At the same time, we recommend that the Secretary of Agriculture direct 
appropriate FS officials to assess FS MCA needs and require that they 
are appropriately addressed in any new systems that are implemented. 

Recommendations to the Secretary of the Department of Housing and Urban 
Development: 

To improve HUD's implementation and use of reliable MCA methodologies, 
we recommend that the Secretary of HUD direct appropriate officials to: 

 take an active leadership role to promote the benefits and uses of 
MCA; 

 establish and document a department-level policy for MCA; 

 develop potential uses of current systems (e.g. TEAM-REAP) to derive 
MCA functionalities; 

 develop financial system requirements that will fully address MCA 
capabilities needed for managerial decision making throughout the 
organization using appropriate, integrated financial and nonfinancial 
information systems; and: 

 strengthen internal controls over financial and nonfinancial data in 
MCA systems. 

Agency Comments and Our Evaluation: 

We requested comments on a draft of our briefing presentation from the 
Secretary of Agriculture and the Secretary of Housing and Urban 
Development or their designees. We considered and incorporated, as 
appropriate, the comments in HUD's letter and the technical comments we 
received by e-mail from each department's Office of the Chief Financial 
Officer. The comment letter from HUD is reprinted in enclosure II. 

Comments from the Department of Agriculture: 

In an e-mail from the Office of the Chief Financial Officer, USDA 
generally agreed with our findings and eight recommendations and stated 
that subsequent to our audit, its CFO modified the WCF budget review 
and approval process to require annual review of activity center 
costing methodologies, with the first review to be completed as part of 
the fiscal year 2008 budget formulation cycle. 

Comments from the Department of Housing and Urban Development: 

HUD's Chief Financial Officer, in a letter commenting on a draft of 
this briefing, generally agreed with our findings. He neither agreed 
nor disagreed with our five recommendations but described actions HUD 
would take on four of the five. 

In response to our recommendations about promoting the benefits and 
uses of MCA and developing an MCA policy for the department, the letter 
indicated that a new Executive Financial Management Advisory Committee 
would address both of these issues. 

Concerning our recommendation to develop existing systems to derive MCA 
functionalities, the letter indicated the TEAM/REAP system was being 
modified to cost staffing data at the activity level and that the 
benefits of HUD's pilot ABC project would be assessed to consider 
applying it more broadly. 

Concerning our recommendation that HUD develop financial system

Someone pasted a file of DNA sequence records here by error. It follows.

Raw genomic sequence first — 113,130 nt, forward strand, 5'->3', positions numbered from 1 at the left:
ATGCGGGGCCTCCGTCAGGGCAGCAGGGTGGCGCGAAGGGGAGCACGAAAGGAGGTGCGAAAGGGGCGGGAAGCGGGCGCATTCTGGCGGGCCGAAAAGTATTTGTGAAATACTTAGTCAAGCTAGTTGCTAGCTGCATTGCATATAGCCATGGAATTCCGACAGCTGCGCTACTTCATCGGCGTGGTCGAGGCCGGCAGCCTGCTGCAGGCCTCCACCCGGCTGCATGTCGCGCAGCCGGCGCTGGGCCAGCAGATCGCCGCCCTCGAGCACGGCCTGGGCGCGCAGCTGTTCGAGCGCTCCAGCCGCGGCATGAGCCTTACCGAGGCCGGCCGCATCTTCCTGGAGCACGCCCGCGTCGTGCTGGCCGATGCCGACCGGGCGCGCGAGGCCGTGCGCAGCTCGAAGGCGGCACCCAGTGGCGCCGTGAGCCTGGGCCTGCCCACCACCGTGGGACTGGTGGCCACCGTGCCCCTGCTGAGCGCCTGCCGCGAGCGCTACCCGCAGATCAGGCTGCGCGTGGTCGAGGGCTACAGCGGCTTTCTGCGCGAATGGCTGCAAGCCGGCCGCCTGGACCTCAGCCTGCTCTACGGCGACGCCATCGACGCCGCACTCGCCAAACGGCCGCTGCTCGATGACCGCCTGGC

requirements that will fully address HUD MCA capabilities needed at 
HUD, HUD said that Data Mart and TEAM/REAP would be used for any 
increased MCA application, but not HIFMIP. We modified our 
recommendation to focus on the development of MCA capabilities 
generally, rather than specifying the use of HIFMIP. 

Finally, concerning our recommendation that HUD strengthen internal 
controls over financial and nonfinancial data in MCA systems, HUD 
stated that it was not aware of any significant data quality problems 
in HUD's existing MCA practices. We were referring to concerns raised 
by the HUD OIG and independent auditors about the reliability of 
financial data due to control weaknesses in HUD's financial management 
systems. These weaknesses could negatively affect data integrity and 
indicate uncertain data reliability during the year. Such conditions 
would affect MCA data reliability as well as other financial reporting. 

Scope and Methodology: 

Our methodology was consistent with the one employed in our prior 
reviews of MCA practices.[Footnote 7] To obtain an understanding of how 
MCA systems at USDA and HUD generate cost information, we reviewed 
documentation and interviewed officials on the status of MCA system 
implementation and the related obstacles to managerial costing. We also 
examined departmental guidance and looked for evidence of leadership 
and commitment to the implementation of entitywide cost management 
practices. Using the Standards for Internal Control in the Federal 
Government [Footnote 8] as a guide, we identified internal controls 
over the reliability of financial and nonfinancial information used in 
MCA. To determine how managers use cost information to support decision 
making and provide accountability for government resources, we obtained 
an understanding of how USDA and HUD use cost accounting data for 
budgeting, costing services or products, preparing the Statement of Net 
Cost, managing contractors' reimbursable costs, and other managerial 
uses through a review of documentation provided by the agencies and 
interviews of agency officials. 

During our review, we visited USDA and HUD headquarters in Washington, 
D.C. At USDA, we visited four component agencies - the Animal and Plant 
Health Inspection Service (APHIS) in Riverdale, Maryland; the Farm 
Service Agency (FSA) and the Food and Nutrition Service (FNS) in